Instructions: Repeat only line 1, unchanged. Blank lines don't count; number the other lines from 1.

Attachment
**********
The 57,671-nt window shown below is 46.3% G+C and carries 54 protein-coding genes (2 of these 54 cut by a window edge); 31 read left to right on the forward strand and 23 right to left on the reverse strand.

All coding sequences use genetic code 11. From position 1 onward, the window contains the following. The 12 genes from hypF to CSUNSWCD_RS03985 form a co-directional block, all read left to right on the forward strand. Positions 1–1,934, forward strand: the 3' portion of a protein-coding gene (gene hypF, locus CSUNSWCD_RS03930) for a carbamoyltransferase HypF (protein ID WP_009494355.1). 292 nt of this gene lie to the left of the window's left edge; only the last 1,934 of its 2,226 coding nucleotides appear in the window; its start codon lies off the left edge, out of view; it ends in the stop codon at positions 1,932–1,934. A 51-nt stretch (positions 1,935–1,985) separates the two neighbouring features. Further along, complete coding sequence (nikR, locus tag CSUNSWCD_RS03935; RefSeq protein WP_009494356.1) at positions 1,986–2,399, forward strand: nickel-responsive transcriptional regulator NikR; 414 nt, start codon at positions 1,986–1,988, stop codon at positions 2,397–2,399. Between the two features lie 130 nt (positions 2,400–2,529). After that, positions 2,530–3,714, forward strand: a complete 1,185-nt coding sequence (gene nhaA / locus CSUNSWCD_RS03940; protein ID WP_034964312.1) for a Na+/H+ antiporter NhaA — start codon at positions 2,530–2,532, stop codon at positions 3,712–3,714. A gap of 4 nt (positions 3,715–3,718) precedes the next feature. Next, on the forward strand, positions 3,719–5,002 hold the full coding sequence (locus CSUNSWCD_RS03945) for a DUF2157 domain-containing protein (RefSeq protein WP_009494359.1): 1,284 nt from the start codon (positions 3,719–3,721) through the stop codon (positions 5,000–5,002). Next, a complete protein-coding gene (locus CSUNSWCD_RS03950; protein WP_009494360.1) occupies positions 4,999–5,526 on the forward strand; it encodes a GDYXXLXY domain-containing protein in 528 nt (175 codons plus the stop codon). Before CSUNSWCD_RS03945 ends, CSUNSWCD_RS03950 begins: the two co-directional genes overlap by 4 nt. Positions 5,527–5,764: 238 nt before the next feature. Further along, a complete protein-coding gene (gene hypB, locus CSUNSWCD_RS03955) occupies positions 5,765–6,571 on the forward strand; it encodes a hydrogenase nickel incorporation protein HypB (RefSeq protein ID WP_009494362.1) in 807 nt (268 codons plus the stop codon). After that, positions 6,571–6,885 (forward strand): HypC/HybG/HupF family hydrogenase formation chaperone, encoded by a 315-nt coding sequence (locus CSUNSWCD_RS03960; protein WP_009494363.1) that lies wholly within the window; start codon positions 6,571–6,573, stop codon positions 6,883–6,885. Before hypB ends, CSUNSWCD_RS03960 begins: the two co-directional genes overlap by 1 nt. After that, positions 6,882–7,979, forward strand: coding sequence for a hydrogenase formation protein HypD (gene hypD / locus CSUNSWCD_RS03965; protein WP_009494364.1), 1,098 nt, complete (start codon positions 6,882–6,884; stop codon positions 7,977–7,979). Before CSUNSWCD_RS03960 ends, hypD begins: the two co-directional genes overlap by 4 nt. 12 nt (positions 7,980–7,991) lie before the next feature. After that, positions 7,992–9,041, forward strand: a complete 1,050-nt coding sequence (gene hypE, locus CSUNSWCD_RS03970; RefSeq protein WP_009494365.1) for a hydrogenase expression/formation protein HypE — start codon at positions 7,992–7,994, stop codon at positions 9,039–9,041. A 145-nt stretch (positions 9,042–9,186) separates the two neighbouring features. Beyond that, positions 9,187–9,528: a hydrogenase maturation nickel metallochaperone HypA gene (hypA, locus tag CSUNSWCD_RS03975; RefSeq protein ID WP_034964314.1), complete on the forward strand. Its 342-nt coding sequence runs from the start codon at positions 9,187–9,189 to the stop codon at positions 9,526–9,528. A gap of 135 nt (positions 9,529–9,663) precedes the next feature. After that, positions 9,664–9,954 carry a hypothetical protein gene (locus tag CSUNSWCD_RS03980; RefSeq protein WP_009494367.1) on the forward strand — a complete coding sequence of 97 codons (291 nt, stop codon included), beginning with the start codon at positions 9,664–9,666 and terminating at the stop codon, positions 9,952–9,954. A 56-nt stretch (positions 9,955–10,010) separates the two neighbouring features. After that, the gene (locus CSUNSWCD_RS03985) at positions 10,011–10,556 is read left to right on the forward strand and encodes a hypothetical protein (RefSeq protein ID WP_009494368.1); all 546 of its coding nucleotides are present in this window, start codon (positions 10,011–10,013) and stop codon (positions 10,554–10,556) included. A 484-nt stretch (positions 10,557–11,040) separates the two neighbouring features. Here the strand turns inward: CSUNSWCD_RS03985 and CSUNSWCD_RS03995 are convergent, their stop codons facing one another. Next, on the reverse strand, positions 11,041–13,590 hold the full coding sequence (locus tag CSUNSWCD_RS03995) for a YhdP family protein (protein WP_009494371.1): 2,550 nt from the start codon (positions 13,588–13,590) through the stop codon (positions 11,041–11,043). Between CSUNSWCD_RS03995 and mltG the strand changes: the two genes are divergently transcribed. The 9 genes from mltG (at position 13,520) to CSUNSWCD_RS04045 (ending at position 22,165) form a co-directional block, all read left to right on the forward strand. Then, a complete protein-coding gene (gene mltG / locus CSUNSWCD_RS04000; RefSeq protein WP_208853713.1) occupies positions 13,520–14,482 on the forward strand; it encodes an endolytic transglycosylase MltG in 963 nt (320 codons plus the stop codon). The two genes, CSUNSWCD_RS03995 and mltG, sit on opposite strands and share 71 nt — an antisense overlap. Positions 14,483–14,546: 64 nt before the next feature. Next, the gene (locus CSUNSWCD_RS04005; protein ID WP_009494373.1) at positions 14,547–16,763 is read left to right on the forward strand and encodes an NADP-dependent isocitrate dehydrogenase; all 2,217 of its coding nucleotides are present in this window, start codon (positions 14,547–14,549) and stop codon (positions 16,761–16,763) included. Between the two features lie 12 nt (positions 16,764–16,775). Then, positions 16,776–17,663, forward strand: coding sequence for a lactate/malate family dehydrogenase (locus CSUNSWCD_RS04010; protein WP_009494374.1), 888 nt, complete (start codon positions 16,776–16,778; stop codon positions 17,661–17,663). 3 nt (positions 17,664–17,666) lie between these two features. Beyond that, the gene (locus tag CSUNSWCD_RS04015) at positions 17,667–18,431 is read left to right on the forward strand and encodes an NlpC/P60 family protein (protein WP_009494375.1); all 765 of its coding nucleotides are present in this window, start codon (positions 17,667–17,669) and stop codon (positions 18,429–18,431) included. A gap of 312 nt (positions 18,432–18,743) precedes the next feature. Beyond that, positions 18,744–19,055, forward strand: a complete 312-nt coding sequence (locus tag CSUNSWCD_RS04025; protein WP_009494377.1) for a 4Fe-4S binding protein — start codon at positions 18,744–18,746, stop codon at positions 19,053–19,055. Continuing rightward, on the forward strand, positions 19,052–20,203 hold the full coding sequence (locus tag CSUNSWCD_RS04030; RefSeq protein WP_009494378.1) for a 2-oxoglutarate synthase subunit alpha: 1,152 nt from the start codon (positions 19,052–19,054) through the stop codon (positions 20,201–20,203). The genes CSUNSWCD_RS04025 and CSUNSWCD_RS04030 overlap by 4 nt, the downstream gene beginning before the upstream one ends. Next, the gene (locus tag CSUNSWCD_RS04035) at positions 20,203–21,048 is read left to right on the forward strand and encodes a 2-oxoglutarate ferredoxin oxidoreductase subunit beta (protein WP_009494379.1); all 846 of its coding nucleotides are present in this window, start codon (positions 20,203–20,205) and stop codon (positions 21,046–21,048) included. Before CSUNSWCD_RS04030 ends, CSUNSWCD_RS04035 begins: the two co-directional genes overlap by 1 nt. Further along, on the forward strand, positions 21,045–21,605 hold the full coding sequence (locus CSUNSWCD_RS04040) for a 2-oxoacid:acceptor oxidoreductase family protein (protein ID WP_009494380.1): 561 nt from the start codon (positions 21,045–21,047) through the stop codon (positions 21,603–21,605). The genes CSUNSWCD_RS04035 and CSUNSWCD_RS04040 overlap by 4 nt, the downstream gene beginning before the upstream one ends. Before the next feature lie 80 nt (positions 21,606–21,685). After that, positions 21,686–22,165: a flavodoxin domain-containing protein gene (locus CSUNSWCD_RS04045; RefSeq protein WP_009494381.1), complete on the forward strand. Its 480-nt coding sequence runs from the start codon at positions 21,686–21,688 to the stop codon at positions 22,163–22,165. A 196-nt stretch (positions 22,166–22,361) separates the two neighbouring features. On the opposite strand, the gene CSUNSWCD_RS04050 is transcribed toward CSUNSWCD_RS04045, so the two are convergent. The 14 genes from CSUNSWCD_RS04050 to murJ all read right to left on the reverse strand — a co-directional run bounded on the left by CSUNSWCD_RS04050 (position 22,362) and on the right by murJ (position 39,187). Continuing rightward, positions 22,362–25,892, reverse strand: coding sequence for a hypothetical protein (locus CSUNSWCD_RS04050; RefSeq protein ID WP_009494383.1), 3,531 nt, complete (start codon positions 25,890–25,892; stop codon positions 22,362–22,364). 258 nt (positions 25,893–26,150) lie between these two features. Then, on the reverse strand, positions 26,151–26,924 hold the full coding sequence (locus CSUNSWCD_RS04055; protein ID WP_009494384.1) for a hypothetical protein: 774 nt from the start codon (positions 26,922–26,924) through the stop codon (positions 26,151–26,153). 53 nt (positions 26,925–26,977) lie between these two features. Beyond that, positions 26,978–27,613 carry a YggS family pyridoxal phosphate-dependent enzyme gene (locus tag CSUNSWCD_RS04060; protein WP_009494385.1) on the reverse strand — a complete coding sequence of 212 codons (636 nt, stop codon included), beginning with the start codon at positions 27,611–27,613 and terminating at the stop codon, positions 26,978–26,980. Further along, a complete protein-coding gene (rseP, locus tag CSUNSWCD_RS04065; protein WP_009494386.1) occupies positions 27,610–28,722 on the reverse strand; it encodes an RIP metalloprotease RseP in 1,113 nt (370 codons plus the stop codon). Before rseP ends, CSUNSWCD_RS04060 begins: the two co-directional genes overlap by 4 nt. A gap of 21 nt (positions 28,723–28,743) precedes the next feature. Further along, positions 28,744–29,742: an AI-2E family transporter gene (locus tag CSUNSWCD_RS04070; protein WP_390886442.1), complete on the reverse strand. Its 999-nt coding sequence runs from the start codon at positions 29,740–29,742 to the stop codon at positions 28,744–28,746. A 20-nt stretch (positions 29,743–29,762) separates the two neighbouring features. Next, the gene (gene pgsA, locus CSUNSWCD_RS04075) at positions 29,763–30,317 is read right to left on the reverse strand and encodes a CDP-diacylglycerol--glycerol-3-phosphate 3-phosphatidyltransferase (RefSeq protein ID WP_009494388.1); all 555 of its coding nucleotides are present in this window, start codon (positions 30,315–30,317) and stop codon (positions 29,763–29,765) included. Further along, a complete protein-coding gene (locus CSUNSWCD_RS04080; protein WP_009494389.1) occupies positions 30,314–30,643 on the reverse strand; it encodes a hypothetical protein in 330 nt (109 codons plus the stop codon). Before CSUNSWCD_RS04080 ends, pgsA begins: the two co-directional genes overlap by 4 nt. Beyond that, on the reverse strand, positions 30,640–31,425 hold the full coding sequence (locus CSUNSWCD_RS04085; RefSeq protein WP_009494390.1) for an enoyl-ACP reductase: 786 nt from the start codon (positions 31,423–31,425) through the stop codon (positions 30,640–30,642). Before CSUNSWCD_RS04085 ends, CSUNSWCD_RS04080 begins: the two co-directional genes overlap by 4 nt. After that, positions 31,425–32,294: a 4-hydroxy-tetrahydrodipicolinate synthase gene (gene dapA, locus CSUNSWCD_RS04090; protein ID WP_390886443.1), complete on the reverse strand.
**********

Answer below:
The 57,671-nt window shown below is 46.3% G+C and carries 54 protein-coding genes (2 of these 54 cut by a window edge); 31 read left to right on the forward strand and 23 right to left on the reverse strand.